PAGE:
As for me, I avoided Eng Lit at O & A Level* and would mark myself down as a fan of poetry that (a) rhymes and (b) makes me laugh. "When We Were Very Young" and "Now We Are Six" rank as my two most favourite poetry books of all time I would say, and I used to be able to recite Jabberwocky.
Consequently the news that The Battlefields Trust had a poet-in-residence was distinctly underwhelming. Well, an interesting idea, but, like "So what?" And it's a performance poet, too.
Anyway, having done this for 12 months she has written enough poems to justify publishing a small book through the Trust.
When we went to Derby Phil turned up with a box of the books as he's a BT Trustee and he's just been to the launch. Phil was very enthusiastic about the book. He's a bit more understanding of poetry than I am. I think he has Eng Lit A Level. He certainly knows his Shakespeare better than me.
Any how, it's all in a good cause, so I bought a copy of "Thorn Kings" by Clare Mulley at Derby and sat down to read a few poems in between playing the Northampton 1460 game.
The poems are based mainly around visits to four battlefields, - Hastings, Towton, Bosworth and Naseby. I can forgive her for not including our very own Northampton as it isn't as well developed in our national consciousness as the others, and I suppose you have to draw the line somewhere.
And they're very good. From the introduction to the explanations it's a gem of a little book. As they're supposed to be performed it helps if you can read them aloud in your head. They're also not at all what I expected. Actually I don't know what I expected, so I'm not sure that statement is relevant. They cover general reflections on battlefields - for example how many are fought on watersheds - to specific incidents such as Okey's dragoons firing at Naseby or individuals such as William the Bastard. The final poem is a general series of thoughts about the conversations held that lead eventually to conflict. One of the best is about the Cock Beck at Towton.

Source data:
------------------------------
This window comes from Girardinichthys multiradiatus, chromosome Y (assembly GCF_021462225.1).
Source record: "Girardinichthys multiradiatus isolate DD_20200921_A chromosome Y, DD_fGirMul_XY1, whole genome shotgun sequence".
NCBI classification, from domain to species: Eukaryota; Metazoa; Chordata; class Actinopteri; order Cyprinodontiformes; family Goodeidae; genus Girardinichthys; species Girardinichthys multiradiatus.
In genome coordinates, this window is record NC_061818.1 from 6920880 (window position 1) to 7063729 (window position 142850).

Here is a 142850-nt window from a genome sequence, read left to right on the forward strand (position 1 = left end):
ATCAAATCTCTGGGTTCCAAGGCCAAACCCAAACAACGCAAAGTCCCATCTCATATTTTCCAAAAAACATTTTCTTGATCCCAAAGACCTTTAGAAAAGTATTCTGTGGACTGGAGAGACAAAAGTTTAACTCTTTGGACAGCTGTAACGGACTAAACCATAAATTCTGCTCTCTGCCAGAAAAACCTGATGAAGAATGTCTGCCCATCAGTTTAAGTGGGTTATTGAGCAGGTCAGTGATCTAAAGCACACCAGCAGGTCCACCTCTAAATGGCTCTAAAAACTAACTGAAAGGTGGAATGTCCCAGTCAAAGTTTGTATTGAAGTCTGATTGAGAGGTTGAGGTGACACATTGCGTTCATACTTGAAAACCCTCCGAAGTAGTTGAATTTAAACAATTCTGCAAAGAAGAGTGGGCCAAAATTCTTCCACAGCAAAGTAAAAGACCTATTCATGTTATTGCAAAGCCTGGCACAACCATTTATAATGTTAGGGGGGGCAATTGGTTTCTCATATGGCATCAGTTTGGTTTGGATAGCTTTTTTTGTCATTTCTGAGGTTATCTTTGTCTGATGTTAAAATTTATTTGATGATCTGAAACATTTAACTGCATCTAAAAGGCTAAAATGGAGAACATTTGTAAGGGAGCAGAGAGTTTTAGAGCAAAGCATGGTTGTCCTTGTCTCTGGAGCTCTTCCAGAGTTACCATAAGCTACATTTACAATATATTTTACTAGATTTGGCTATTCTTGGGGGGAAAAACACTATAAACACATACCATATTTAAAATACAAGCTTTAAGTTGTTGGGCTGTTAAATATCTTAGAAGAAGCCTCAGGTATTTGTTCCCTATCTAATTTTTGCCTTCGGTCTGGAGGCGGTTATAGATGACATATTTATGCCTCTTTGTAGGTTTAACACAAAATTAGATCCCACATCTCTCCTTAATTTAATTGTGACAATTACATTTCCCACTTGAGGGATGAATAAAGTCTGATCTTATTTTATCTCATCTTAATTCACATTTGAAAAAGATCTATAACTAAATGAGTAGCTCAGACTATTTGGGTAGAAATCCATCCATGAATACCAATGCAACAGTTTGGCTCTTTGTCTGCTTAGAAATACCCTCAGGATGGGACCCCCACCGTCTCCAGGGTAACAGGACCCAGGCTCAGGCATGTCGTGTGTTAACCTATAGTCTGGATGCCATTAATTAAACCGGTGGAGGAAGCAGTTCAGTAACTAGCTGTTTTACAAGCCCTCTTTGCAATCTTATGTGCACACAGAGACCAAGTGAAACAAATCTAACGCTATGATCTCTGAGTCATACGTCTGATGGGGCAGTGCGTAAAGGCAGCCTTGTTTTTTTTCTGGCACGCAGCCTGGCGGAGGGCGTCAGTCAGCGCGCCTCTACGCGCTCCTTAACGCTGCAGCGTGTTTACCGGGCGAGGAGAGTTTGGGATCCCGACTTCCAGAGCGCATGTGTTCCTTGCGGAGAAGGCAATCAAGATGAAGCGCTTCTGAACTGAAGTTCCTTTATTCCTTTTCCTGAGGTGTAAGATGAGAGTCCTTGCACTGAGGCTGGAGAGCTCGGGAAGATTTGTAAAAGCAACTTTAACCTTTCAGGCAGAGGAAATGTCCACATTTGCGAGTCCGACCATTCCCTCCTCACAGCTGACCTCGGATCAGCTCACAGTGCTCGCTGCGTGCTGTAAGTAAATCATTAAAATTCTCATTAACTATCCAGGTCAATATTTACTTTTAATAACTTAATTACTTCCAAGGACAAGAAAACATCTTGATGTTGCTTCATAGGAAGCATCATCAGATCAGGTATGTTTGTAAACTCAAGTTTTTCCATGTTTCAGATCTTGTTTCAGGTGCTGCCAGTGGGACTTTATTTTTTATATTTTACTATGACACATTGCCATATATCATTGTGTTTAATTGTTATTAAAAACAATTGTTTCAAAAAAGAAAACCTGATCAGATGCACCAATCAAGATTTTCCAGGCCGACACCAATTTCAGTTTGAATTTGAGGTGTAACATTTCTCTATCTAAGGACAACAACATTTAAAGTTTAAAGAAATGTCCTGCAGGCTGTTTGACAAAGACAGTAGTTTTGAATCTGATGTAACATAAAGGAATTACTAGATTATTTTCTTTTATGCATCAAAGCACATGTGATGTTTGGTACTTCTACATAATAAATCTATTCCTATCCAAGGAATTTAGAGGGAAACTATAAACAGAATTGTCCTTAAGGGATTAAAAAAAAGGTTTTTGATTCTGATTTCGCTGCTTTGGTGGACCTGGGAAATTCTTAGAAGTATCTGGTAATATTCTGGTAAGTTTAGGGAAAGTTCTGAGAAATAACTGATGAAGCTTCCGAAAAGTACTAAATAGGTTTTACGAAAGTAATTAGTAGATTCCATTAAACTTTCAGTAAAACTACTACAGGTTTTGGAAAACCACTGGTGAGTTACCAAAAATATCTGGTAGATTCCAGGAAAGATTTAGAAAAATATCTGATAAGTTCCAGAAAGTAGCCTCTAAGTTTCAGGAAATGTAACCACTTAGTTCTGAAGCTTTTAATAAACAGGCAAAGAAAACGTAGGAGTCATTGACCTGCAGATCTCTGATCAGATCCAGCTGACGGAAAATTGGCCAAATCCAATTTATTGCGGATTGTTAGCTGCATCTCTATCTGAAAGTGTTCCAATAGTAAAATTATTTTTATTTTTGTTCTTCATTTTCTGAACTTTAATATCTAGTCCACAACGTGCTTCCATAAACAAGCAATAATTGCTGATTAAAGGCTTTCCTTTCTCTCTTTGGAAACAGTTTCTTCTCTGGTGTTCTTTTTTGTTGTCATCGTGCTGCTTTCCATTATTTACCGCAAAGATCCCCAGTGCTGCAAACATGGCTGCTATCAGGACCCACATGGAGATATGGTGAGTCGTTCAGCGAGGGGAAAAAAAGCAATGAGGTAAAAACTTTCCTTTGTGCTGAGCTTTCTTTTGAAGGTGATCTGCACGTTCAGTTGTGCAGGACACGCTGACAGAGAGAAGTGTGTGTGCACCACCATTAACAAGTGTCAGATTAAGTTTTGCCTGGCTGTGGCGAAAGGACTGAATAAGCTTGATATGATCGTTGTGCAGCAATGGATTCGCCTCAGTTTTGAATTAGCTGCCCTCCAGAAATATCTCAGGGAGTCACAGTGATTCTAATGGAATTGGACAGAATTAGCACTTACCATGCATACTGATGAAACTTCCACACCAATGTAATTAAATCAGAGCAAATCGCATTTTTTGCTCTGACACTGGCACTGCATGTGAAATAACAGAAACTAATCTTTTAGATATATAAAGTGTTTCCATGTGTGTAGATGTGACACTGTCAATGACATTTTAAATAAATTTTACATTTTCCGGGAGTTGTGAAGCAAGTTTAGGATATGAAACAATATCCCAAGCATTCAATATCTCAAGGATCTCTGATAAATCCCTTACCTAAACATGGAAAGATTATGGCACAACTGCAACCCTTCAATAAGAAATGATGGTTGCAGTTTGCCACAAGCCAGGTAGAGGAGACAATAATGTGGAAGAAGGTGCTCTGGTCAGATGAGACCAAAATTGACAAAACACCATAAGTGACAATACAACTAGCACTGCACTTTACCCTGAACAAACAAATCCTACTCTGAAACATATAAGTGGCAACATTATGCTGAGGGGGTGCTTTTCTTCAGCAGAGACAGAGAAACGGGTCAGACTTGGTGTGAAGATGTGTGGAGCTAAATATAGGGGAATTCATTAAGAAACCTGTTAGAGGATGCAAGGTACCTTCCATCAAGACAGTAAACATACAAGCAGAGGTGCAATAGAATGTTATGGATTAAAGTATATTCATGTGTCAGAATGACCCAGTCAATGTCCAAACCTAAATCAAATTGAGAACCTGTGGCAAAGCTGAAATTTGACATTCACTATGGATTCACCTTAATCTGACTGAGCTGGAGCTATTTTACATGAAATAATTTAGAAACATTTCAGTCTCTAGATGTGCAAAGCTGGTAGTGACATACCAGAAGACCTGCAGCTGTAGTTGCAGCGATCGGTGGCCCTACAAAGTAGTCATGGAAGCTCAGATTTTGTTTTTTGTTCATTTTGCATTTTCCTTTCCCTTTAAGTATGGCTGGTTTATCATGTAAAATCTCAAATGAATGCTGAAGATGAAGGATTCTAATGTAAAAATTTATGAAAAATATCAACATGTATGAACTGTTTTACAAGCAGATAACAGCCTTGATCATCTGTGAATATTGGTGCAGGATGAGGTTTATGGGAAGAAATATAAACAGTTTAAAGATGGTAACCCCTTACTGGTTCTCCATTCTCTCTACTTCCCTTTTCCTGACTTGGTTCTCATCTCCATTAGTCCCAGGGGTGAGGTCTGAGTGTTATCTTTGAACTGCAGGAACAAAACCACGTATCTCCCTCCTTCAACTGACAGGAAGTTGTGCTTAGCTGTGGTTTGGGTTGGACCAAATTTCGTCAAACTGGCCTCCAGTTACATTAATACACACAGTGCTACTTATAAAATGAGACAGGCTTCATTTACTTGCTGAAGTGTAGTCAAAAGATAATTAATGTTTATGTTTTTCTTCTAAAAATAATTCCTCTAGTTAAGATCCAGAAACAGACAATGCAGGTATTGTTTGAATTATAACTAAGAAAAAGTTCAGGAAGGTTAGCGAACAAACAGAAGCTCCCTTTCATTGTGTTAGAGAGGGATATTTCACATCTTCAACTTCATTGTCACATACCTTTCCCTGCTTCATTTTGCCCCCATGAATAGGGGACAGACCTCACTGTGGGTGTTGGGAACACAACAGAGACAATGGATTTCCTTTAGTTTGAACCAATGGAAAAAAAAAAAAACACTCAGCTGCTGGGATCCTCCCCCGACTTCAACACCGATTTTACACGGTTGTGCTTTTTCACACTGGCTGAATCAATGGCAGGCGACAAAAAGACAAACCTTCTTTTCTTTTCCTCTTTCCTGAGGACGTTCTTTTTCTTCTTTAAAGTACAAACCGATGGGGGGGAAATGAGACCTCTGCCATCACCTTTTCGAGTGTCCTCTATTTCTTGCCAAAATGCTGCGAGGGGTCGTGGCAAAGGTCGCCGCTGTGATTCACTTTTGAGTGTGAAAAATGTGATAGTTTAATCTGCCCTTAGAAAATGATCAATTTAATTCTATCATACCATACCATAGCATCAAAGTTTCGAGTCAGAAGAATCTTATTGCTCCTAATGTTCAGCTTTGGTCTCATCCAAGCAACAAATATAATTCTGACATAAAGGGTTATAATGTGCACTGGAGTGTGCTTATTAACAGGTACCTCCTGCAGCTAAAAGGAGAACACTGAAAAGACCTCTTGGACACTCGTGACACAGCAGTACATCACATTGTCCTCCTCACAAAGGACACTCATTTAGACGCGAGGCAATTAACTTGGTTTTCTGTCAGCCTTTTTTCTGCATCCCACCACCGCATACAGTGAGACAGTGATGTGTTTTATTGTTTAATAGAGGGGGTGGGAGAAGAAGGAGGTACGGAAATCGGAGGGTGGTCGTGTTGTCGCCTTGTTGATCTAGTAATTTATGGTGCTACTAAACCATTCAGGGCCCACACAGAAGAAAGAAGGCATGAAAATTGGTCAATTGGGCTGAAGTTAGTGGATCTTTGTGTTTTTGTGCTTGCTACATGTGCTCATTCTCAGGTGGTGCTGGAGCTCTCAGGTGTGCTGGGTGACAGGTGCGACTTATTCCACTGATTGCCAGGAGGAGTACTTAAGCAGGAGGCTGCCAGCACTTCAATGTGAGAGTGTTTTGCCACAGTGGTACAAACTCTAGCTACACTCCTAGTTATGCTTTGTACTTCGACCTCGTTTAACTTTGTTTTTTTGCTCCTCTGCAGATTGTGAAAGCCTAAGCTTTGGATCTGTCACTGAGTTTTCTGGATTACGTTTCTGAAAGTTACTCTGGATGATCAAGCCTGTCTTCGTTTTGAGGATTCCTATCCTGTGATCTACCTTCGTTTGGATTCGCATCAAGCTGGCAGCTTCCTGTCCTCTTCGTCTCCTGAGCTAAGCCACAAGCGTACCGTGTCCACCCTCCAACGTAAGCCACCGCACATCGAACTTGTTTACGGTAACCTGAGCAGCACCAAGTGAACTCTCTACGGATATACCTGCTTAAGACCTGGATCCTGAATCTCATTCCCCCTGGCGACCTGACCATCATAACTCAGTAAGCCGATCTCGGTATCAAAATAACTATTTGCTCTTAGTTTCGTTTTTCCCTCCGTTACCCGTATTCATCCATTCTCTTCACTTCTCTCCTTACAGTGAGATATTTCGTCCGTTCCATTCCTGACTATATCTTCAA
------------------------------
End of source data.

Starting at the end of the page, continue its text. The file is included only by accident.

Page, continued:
So, a thumbs up from me. here's a link to the Battlfield Trust website about how you can buy it for the little amount of £4. Or you can visit us (well, Phil mostly) at the Society of Ancients/Battlefields Trust/Northampton Battlefields Society stand at most shows and get it there. It was our biggest seller at Derby.
In fact, I was sufficiently inspired to pen the following after I had to walk Northampton Field to take some photographs for the Northampton Battlefields Society.
2pm Northampton September 2016
This time, two hours after noon, there is no meeting denied.
The swish of club, the strike of ball,
Must stand for that of arrow and of blade.
The warning cries of players replace those
Of battle cry and scream of pain.
The dogs let slip are not of war
(although those were of a more martial father)
But are those of hurried half-hour exercise
Between the phone calls and the meeting
That take the place of lunch.
The stream that once washed away a scheme of guns
Now barely fills a dip or hollow and
The trees where a Parliament not of Devils now meets
Stand where once a palisade was breached
By betraying hand.
And the sun shines, unseasonably
As once the rain fell.
(By way of explanation we believe the line of the Lancastrian fortification now runs along a copse called "The Rookery". The collective noun for a rooks is a Parliament. The rest you can work out for yourselves.)
*I actually did French A Level, so I've studied more French than English Lit.